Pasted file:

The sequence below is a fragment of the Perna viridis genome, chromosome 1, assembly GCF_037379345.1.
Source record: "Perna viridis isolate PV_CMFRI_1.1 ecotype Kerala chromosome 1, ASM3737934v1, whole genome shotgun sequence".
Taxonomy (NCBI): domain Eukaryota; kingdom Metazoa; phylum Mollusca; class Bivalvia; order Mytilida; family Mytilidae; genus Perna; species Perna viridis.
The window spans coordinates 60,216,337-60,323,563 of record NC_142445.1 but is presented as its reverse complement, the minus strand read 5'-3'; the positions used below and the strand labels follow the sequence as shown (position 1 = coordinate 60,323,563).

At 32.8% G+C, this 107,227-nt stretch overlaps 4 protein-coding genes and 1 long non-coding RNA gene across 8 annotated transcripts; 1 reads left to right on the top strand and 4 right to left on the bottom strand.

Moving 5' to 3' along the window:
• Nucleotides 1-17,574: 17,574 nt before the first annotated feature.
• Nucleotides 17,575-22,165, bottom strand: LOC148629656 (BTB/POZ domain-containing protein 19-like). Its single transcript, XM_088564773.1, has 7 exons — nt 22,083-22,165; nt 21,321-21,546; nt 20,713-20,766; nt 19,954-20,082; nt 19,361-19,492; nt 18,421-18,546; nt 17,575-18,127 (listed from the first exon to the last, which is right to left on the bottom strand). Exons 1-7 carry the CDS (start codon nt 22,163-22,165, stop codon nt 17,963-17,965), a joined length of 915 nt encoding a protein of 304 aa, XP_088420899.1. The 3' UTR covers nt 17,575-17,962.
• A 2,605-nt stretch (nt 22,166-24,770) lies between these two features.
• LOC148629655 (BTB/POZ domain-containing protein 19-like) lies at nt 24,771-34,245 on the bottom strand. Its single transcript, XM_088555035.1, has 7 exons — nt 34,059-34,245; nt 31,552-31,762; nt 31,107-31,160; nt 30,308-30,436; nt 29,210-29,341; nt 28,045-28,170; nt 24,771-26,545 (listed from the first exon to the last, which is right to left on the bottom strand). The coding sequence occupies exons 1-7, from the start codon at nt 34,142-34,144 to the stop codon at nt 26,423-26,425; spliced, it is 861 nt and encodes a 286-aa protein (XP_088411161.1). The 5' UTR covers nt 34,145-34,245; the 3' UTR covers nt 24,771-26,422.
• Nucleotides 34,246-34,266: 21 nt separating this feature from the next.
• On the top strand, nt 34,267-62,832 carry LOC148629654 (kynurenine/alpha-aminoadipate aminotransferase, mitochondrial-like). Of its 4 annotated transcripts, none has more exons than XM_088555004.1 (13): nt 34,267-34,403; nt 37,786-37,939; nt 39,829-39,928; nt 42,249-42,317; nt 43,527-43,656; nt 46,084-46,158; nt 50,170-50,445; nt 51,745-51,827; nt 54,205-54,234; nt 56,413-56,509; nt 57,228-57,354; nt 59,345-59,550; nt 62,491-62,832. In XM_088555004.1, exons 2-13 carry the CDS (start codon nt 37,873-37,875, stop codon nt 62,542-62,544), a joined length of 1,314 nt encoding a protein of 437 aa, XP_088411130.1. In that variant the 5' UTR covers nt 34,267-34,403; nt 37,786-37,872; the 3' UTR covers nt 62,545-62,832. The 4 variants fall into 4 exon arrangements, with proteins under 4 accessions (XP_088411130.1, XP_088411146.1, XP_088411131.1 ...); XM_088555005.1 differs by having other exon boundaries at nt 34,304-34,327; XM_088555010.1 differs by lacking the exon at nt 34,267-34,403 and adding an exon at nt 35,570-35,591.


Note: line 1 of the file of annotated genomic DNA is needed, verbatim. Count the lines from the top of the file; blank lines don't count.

The sequence below is a fragment of the Perna viridis genome, chromosome 1, assembly GCF_037379345.1.